Zucchini scallion chickpea-flour pancakes (with dal)

August 18, 2019 at 10:31 pm (Alma's faves, B plus (3 stars, like a lot), breakfast, Derek's faves, Monthly menu plan, Peter Berley, Summer recipes, Website / blog)

Below I give my current version of Dreena Burton’s zucchini scallion chickpea-flour pancakes, as well as some notes on Peter Berley’s curried chickpea pancakes with scallions and cilantro. Read the rest of this entry »

Permalink 2 Comments

Best Green Smoothie for Beginners

August 11, 2019 at 10:19 pm (breakfast, C (1 star, edible), Website / blog) ()

I make smoothies pretty often, but almost never green smoothies. The few times I’ve tried to improvise one Alma wouldn’t drink it. So I went looking for a kid-friendly green smoothie recipe. I found this Beginner’s Luck Green Smoothie recipe on the simplegreensmoothies.com website. It claims it tastes like a “tropical treat”. I happened to have all the ingredients, and Alma likes mango a lot, so I gave it a try.

I thought it was fine. I tasted a lot of pineapple. It wasn’t a very complex flavor, but it was pleasant enough. Alma drank a little of it, but wasn’t too into it. Derek said it was fine but not exciting. He thought it needed peanut butter, but I didn’t think that would really go with the pineapple. I then tried to jazz it up by adding some roasted sunflower seeds that I had lying around. That made it just taste like roasted sunflowers seeds.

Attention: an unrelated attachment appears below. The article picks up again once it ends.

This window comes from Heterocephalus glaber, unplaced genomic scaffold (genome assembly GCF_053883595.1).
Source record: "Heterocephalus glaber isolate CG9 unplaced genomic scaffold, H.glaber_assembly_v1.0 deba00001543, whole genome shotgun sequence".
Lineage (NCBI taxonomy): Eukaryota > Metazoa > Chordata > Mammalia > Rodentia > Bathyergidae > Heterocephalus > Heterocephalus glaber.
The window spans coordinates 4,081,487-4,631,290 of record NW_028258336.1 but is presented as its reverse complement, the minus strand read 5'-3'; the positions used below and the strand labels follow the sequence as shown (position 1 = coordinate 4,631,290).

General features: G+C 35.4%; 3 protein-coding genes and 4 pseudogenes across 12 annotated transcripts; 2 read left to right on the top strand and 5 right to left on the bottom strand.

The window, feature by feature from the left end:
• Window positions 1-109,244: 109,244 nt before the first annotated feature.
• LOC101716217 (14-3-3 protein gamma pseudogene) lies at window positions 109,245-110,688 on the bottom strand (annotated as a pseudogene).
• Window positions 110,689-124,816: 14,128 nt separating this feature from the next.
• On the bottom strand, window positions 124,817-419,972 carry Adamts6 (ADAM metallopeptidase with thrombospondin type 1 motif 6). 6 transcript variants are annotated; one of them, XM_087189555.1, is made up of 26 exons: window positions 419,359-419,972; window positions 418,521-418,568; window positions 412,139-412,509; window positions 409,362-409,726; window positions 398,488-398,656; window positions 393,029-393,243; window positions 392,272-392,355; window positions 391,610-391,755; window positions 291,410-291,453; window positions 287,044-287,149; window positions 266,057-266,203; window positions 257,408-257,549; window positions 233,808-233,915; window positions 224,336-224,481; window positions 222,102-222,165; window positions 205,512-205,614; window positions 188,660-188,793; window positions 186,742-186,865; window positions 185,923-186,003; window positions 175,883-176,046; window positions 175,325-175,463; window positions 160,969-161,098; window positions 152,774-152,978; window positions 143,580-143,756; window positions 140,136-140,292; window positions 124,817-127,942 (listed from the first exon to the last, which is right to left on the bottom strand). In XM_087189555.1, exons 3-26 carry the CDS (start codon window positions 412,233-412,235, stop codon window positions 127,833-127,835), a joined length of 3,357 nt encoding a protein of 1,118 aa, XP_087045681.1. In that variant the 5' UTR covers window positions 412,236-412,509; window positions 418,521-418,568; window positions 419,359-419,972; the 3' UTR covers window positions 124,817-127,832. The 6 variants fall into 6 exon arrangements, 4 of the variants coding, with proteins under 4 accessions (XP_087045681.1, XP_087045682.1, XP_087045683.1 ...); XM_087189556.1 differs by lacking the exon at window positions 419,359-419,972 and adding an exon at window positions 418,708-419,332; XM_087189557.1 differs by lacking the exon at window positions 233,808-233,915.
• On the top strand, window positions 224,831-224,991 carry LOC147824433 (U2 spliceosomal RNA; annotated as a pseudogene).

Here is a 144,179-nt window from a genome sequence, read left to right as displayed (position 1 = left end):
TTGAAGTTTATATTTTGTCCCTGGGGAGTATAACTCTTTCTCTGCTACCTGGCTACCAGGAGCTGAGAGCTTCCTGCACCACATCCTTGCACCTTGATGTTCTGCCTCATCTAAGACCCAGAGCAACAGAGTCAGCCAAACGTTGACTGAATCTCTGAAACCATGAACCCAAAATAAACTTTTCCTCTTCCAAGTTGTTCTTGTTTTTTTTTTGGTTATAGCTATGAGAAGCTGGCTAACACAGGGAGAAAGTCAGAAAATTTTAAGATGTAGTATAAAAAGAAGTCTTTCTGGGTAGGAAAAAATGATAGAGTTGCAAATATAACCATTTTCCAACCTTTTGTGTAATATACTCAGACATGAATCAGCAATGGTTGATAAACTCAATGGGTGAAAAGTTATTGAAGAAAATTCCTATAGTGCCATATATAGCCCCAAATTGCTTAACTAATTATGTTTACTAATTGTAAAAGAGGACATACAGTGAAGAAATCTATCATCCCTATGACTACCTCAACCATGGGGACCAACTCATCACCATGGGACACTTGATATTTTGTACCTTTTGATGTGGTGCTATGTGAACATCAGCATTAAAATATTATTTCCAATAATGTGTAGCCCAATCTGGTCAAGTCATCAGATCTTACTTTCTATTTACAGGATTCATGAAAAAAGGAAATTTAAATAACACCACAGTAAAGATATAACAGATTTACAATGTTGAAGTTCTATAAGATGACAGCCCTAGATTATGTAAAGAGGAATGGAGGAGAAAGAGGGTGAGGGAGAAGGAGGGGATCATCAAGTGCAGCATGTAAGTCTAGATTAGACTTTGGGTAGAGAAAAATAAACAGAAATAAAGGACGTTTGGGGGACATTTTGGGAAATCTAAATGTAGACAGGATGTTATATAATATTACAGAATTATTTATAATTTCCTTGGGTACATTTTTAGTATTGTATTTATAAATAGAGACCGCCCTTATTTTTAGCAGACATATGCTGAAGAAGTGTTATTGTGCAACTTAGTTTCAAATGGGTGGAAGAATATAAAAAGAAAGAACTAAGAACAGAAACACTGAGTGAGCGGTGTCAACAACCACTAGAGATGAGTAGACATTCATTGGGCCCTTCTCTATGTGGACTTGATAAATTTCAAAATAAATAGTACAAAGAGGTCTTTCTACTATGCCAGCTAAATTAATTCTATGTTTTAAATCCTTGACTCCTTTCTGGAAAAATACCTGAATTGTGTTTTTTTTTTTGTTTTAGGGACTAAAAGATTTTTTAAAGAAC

The hunt continues.

 

Permalink Leave a Comment

Instant Pot Mushroom Risotto

August 4, 2019 at 9:14 pm (Alma's faves, B plus (3 stars, like a lot), Fall recipes, Grains, Instant Pot, Italian, Jill Nussinow, Monthly menu plan, Spring recipes, Winter recipes) ()

Making risotto on the stovetop is a pain, but in the instant pot it’s truly hands off. I’ve been making risotto much more often since I got my Instant Pot. This recipe is our favorite so far. I like to serve this risotto for dinner with lemon juice, parmesan, lots of basil, and green beans. I eat the green beans mixed into my risotto. I like the textural contrast they provide, as well as the pop of color. They also balance out the meal by providing a little more fiber, protein, and vitamins. I think it makes about 6 servings. Read the rest of this entry »

Permalink 4 Comments